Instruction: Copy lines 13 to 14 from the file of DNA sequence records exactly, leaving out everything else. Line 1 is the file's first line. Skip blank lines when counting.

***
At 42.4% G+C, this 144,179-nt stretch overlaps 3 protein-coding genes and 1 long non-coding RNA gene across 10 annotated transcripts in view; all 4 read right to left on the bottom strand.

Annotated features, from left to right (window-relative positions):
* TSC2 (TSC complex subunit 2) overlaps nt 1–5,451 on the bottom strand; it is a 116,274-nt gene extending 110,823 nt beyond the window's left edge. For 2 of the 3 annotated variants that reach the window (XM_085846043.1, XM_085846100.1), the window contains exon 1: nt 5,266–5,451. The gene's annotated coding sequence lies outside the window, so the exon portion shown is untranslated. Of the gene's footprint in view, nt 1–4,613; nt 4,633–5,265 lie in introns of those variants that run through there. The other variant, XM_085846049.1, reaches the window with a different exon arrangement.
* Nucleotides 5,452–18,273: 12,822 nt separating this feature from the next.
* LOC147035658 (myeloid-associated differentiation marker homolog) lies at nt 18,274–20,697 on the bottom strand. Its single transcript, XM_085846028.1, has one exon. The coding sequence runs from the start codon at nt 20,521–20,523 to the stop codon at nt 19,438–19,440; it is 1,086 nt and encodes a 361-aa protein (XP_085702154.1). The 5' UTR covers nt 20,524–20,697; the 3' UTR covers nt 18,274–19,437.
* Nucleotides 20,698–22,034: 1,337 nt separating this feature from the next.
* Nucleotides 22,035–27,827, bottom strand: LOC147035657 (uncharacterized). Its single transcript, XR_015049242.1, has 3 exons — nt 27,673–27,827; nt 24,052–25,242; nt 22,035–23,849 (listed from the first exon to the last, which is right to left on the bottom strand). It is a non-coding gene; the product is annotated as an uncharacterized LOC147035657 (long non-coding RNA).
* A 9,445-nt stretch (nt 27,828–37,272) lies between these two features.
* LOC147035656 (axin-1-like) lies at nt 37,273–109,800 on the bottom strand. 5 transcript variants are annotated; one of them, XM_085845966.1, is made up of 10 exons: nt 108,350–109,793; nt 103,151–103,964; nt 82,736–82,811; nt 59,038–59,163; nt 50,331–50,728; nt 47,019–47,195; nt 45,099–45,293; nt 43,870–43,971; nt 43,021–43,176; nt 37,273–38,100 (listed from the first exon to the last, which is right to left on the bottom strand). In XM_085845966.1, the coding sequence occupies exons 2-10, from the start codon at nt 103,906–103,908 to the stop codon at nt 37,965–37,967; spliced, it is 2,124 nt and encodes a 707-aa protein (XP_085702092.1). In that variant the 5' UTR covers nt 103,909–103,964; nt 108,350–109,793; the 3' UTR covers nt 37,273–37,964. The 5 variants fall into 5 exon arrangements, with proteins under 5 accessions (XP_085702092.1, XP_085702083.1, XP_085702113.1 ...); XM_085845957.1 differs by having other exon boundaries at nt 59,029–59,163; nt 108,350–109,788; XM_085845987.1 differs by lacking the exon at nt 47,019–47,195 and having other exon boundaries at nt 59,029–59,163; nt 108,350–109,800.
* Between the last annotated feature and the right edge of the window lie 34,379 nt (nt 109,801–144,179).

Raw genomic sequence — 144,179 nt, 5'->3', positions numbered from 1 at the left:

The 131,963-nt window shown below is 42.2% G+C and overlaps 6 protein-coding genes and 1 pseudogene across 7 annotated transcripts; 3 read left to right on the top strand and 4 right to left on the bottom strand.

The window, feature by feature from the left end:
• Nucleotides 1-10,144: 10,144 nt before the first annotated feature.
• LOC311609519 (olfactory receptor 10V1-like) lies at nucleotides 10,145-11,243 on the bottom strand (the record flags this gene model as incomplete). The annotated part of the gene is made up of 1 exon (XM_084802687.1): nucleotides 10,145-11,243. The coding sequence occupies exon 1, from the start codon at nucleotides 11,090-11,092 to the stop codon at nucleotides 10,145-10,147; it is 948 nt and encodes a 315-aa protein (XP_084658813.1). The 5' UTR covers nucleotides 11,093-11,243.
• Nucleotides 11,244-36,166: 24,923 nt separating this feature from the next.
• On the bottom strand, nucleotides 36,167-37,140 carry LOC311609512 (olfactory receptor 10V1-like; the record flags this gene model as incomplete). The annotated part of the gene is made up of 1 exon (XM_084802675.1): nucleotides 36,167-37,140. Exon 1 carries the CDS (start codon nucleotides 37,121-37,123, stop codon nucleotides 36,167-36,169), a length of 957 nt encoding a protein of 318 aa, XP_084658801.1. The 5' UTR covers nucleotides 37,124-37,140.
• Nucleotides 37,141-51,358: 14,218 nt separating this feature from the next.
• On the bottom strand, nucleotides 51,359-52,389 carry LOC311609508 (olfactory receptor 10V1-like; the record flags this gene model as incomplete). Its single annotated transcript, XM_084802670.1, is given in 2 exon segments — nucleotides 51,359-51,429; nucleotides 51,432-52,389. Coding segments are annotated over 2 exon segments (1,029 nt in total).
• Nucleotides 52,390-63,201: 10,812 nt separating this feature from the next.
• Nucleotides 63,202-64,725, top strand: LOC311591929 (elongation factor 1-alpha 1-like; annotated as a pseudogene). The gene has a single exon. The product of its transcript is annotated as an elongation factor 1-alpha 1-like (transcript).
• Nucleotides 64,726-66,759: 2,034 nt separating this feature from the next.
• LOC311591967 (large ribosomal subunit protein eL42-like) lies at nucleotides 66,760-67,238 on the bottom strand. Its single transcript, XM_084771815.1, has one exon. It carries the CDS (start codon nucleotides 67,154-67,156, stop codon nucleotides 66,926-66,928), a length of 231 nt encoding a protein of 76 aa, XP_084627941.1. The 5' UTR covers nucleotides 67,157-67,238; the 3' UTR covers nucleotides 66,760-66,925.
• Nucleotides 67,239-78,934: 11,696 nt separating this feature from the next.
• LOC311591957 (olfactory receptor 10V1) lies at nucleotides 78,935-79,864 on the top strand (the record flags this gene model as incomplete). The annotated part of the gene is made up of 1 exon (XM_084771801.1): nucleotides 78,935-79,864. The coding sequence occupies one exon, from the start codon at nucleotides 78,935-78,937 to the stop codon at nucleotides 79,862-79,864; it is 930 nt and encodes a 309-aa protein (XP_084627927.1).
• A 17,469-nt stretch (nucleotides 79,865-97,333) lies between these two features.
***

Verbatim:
The window, feature by feature from the left end:
• Nucleotides 1-10,144: 10,144 nt before the first annotated feature.